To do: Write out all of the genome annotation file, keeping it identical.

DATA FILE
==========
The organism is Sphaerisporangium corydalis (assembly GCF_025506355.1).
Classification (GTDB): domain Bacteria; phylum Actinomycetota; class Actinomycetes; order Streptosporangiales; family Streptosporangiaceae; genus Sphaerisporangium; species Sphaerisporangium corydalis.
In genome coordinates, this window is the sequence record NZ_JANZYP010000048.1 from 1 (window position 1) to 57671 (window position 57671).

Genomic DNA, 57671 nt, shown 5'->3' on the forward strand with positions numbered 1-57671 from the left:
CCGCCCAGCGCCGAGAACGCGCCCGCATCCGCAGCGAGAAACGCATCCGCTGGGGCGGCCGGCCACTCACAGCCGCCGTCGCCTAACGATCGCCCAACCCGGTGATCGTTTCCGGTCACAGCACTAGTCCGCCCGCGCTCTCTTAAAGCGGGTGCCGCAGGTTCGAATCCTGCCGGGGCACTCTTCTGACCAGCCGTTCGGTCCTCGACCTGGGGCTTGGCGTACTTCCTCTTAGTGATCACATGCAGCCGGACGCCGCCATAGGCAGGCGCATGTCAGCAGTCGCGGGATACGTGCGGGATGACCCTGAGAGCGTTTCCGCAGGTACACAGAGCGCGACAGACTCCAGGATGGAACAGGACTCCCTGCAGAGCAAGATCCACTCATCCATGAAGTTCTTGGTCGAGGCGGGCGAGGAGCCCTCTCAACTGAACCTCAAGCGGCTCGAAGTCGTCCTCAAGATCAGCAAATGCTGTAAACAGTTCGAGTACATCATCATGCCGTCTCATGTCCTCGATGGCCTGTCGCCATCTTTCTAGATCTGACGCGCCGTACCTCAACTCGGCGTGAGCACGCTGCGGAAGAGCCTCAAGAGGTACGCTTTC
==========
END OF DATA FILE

The organism is Sphaerisporangium corydalis (assembly GCF_025506355.1).
Classification (GTDB): domain Bacteria; phylum Actinomycetota; class Actinomycetes; order Streptosporangiales; family Streptosporangiaceae; genus Sphaerisporangium; species Sphaerisporangium corydalis.
In genome coordinates, this window is the sequence record NZ_JANZYP010000048.1 from 1 (window position 1) to 57671 (window position 57671).

Genomic DNA, 57671 nt, shown 5'->3' on the forward strand with positions numbered 1-57671 from the left:
CCGCCCAGCGCCGAGAACGCGCCCGCATCCGCAGCGAGAAACGCATCCGCTGGGGCGGCCGGCCACTCACAGCCGCCGTCGCCTAACGATCGCCCAACCCGGTGATCGTTTCCGGTCACAGCACTAGTCCGCCCGCGCTCTCTTAAAGCGGGTGCCGCAGGTTCGAATCCTGCCGGGGCACTCTTCTGACCAGCCGTTCGGTCCTCGACCTGGGGCTTGGCGTACTTCCTCTTAGTGATCACATGCAGCCGGACGCCGCCATAGGCAGGCGCATGTCAGCAGTCGCGGGATACGTGCGGGATGACCCTGAGAGCGTTTCCGCAGGTACACAGAGCGCGACAGACTCCAGGATGGAACAGGACTCCCTGCAGAGCAAGATCCACTCATCCATGAAGTTCTTGGTCGAGGCGGGCGAGGAGCCCTCTCAACTGAACCTCAAGCGGCTCGAAGTCGTCCTCAAGATCAGCAAATGCTGTAAACAGTTCGAGTACATCATCATGCCGTCTCATGTCCTCGATGGCCTGTCGCCATCTTTCTAGATCTGACGCGCCGTACCTCAACTCGGCGTGAGCACGCTGCGGAAGAGCCTCAAGAGGTACGCTTTC